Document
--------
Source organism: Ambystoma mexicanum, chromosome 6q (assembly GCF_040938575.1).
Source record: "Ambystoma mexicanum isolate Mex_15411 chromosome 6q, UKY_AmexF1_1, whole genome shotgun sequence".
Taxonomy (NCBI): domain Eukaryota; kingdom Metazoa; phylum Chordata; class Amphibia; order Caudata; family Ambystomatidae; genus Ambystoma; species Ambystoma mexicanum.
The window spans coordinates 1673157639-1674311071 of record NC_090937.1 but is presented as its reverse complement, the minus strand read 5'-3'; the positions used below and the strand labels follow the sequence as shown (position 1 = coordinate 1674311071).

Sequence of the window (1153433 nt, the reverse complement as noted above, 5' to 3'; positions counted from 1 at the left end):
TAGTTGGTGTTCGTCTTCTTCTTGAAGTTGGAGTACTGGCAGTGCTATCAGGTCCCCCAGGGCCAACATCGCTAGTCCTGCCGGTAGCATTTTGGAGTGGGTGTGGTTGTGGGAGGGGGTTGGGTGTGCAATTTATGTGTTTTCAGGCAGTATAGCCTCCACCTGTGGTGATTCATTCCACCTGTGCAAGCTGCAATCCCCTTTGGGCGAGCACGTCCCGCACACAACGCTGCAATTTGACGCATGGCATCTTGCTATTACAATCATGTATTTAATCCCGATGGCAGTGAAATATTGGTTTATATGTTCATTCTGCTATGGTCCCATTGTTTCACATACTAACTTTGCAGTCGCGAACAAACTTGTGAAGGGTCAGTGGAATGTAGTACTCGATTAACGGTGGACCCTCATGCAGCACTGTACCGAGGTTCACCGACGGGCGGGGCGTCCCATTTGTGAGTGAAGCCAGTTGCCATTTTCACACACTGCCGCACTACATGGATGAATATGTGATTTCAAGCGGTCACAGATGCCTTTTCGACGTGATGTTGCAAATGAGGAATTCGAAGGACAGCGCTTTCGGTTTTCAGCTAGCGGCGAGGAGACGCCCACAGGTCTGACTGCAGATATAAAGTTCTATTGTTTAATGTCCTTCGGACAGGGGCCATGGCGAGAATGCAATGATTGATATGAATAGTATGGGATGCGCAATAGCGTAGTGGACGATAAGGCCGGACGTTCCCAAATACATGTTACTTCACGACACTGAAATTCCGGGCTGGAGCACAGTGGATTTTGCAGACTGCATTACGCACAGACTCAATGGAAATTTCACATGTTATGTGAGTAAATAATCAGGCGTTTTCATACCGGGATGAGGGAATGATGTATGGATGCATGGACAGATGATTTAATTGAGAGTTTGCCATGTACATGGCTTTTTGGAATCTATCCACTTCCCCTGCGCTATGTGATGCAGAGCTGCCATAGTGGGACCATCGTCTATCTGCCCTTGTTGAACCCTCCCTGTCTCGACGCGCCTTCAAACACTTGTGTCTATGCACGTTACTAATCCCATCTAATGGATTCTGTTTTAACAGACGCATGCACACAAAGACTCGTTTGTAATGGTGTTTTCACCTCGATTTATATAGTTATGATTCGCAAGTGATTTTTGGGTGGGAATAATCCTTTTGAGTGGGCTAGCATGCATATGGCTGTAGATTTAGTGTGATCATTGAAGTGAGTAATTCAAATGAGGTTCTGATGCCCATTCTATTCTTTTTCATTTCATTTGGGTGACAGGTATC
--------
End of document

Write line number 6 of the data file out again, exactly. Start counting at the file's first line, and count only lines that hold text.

TAGTTGGTGTTCGTCTTCTTCTTGAAGTTGGAGTACTGGCAGTGCTATCAGGTCCCCCAGGGCCAACATCGCTAGTCCTGCCGGTAGCATTTTGGAGTGGGTGTGGTTGTGGGAGGGGGTTGGGTGTGCAATTTATGTGTTTTCAGGCAGTATAGCCTCCACCTGTGGTGATTCATTCCACCTGTGCAAGCTGCAATCCCCTTTGGGCGAGCACGTCCCGCACACAACGCTGCAATTTGACGCATGGCATCTTGCTATTACAATCATGTATTTAATCCCGATGGCAGTGAAATATTGGTTTATATGTTCATTCTGCTATGGTCCCATTGTTTCACATACTAACTTTGCAGTCGCGAACAAACTTGTGAAGGGTCAGTGGAATGTAGTACTCGATTAACGGTGGACCCTCATGCAGCACTGTACCGAGGTTCACCGACGGGCGGGGCGTCCCATTTGTGAGTGAAGCCAGTTGCCATTTTCACACACTGCCGCACTACATGGATGAATATGTGATTTCAAGCGGTCACAGATGCCTTTTCGACGTGATGTTGCAAATGAGGAATTCGAAGGACAGCGCTTTCGGTTTTCAGCTAGCGGCGAGGAGACGCCCACAGGTCTGACTGCAGATATAAAGTTCTATTGTTTAATGTCCTTCGGACAGGGGCCATGGCGAGAATGCAATGATTGATATGAATAGTATGGGATGCGCAATAGCGTAGTGGACGATAAGGCCGGACGTTCCCAAATACATGTTACTTCACGACACTGAAATTCCGGGCTGGAGCACAGTGGATTTTGCAGACTGCATTACGCACAGACTCAATGGAAATTTCACATGTTATGTGAGTAAATAATCAGGCGTTTTCATACCGGGATGAGGGAATGATGTATGGATGCATGGACAGATGATTTAATTGAGAGTTTGCCATGTACATGGCTTTTTGGAATCTATCCACTTCCCCTGCGCTATGTGATGCAGAGCTGCCATAGTGGGACCATCGTCTATCTGCCCTTGTTGAACCCTCCCTGTCTCGACGCGCCTTCAAACACTTGTGTCTATGCACGTTACTAATCCCATCTAATGGATTCTGTTTTAACAGACGCATGCACACAAAGACTCGTTTGTAATGGTGTTTTCACCTCGATTTATATAGTTATGATTCGCAAGTGATTTTTGGGTGGGAATAATCCTTTTGAGTGGGCTAGCATGCATATGGCTGTAGATTTAGTGTGATCATTGAAGTGAGTAATTCAAATGAGGTTCTGATGCCCATTCTATTCTTTTTCATTTCATTTGGGTGACAGGTATC